The three-sided metal structure was removed on Friday evening “by an unknown party” from the public land it was found on, the federal Bureau of Land Management’s Utah office said in a statement.

The bureau said it had not removed the monolith, which it considers “private property.”…

Officials said that the structure was most likely a work of art and that its installation on public land was illegal. It was unclear who had put it there — and when — but the art world quickly speculated that it was the work of John McCracken, a sculptor fond of science fiction. He died in 2011.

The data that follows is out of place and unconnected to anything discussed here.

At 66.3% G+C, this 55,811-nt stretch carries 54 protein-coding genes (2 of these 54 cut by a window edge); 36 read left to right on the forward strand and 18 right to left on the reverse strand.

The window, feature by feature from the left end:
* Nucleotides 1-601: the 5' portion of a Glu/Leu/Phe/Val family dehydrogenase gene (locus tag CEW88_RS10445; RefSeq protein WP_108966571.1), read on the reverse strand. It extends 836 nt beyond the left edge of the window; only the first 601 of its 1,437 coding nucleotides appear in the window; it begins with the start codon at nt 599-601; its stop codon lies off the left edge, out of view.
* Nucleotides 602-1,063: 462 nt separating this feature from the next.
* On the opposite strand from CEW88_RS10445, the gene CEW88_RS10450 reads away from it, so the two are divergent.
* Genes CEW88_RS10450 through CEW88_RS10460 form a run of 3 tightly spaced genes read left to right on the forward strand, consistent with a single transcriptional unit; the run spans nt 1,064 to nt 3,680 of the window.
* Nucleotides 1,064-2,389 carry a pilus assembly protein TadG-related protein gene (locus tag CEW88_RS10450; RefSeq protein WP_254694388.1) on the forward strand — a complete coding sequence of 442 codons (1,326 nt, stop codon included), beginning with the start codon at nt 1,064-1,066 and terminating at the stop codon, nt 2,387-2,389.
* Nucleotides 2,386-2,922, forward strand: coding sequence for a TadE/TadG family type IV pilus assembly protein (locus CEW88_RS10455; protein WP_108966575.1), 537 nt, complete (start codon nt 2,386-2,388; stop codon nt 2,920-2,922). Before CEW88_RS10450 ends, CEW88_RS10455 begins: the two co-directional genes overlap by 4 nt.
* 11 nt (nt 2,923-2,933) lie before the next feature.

His son, Patrick McCracken, told The New York Times this week that his father had told him in 2002 that “he would like to leave his artwork in remote places to be discovered later.”